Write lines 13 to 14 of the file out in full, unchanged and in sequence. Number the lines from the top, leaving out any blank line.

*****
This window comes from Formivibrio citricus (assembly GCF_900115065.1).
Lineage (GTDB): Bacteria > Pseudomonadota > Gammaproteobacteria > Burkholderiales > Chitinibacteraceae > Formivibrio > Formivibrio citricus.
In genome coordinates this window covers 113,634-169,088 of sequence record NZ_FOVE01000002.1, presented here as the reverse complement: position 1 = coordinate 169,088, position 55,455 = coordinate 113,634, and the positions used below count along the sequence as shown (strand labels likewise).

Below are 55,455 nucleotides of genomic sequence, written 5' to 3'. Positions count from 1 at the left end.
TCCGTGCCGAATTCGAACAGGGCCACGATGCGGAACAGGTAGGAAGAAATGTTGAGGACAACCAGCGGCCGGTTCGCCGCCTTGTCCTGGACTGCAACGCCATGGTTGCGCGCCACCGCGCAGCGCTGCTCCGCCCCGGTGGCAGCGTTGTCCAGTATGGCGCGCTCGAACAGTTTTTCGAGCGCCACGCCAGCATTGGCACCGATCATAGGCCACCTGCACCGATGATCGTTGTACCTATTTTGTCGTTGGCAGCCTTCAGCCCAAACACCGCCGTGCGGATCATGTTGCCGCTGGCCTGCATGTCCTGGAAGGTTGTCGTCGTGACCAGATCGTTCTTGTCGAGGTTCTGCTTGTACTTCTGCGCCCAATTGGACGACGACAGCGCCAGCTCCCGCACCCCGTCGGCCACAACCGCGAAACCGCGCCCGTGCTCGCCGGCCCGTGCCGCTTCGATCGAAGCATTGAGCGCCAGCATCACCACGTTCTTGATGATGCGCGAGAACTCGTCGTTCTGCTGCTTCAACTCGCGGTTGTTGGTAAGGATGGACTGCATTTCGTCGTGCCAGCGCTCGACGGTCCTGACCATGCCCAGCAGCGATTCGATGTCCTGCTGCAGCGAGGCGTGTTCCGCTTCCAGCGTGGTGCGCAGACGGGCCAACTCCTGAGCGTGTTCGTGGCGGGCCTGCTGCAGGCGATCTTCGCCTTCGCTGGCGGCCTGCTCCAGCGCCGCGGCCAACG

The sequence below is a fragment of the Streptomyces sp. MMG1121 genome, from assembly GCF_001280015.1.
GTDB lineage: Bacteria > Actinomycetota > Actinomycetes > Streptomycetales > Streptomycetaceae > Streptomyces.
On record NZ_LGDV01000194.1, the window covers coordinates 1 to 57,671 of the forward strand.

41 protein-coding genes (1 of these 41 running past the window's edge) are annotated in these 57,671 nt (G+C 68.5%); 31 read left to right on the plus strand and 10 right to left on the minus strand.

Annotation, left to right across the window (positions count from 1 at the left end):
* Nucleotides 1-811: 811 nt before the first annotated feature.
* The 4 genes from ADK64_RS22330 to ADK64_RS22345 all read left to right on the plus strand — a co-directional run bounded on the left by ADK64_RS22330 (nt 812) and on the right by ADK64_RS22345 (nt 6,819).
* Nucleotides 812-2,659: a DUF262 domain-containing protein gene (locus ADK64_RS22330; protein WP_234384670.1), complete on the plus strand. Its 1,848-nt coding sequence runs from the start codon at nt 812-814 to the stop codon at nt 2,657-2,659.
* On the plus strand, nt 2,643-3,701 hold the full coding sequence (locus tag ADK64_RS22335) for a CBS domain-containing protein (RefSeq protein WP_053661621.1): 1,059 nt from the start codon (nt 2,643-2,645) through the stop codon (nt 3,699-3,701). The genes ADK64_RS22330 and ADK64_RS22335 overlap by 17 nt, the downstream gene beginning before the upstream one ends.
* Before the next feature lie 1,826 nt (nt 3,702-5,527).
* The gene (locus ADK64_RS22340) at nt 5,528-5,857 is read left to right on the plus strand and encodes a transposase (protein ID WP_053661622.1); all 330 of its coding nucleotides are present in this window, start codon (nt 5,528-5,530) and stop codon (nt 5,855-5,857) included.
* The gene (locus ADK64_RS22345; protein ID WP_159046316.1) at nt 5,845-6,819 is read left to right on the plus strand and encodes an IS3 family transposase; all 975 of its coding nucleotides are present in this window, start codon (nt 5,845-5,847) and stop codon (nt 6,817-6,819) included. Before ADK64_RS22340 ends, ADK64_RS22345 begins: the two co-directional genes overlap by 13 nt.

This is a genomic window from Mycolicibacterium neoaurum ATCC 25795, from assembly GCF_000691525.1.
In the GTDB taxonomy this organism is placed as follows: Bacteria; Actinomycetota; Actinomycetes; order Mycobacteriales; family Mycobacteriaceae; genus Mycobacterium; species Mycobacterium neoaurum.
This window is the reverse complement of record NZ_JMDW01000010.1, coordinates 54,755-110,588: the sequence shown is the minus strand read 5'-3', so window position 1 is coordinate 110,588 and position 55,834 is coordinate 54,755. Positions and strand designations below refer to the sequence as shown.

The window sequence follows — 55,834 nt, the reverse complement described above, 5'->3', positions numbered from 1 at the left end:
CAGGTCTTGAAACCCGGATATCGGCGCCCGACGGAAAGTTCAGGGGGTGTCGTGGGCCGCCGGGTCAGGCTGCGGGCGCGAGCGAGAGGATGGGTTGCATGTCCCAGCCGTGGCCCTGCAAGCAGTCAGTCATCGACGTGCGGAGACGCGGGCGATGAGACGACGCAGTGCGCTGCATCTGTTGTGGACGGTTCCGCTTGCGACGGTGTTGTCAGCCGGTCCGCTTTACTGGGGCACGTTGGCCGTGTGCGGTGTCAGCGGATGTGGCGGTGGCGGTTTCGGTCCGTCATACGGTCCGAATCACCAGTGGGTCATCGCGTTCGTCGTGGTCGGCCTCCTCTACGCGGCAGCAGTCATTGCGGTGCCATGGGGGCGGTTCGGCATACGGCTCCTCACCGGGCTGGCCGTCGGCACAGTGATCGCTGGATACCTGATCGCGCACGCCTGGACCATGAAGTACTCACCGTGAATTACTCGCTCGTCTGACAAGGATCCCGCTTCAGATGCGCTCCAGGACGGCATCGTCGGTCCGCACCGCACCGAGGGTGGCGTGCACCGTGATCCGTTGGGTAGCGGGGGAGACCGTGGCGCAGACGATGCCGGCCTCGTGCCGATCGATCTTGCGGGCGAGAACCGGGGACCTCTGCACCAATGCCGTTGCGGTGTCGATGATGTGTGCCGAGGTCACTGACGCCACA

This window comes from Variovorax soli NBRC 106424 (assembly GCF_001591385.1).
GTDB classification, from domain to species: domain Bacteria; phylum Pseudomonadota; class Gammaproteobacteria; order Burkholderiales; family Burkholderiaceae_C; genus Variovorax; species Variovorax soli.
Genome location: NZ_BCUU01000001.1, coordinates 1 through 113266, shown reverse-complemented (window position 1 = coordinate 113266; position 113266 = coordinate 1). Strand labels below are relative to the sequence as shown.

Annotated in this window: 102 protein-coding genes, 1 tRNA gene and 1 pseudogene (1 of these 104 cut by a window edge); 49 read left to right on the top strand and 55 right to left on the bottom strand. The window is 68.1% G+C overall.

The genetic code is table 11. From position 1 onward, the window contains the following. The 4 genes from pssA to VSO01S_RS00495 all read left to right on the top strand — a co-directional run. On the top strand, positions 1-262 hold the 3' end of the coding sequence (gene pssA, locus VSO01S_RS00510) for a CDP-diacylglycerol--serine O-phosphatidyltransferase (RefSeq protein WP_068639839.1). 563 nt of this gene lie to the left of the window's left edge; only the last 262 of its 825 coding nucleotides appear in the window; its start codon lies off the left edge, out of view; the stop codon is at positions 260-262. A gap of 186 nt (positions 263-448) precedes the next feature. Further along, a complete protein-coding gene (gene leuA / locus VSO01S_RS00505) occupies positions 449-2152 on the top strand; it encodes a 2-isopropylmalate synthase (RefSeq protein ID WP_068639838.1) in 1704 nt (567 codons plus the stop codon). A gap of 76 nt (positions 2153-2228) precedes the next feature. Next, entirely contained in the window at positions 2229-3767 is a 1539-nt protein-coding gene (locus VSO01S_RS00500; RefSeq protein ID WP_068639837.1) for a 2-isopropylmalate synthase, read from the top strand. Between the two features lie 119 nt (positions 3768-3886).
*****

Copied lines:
* Nucleotides 812-2,659: a DUF262 domain-containing protein gene (locus ADK64_RS22330; protein WP_234384670.1), complete on the plus strand. Its 1,848-nt coding sequence runs from the start codon at nt 812-814 to the stop codon at nt 2,657-2,659.
* On the plus strand, nt 2,643-3,701 hold the full coding sequence (locus tag ADK64_RS22335) for a CBS domain-containing protein (RefSeq protein WP_053661621.1): 1,059 nt from the start codon (nt 2,643-2,645) through the stop codon (nt 3,699-3,701). The genes ADK64_RS22330 and ADK64_RS22335 overlap by 17 nt, the downstream gene beginning before the upstream one ends.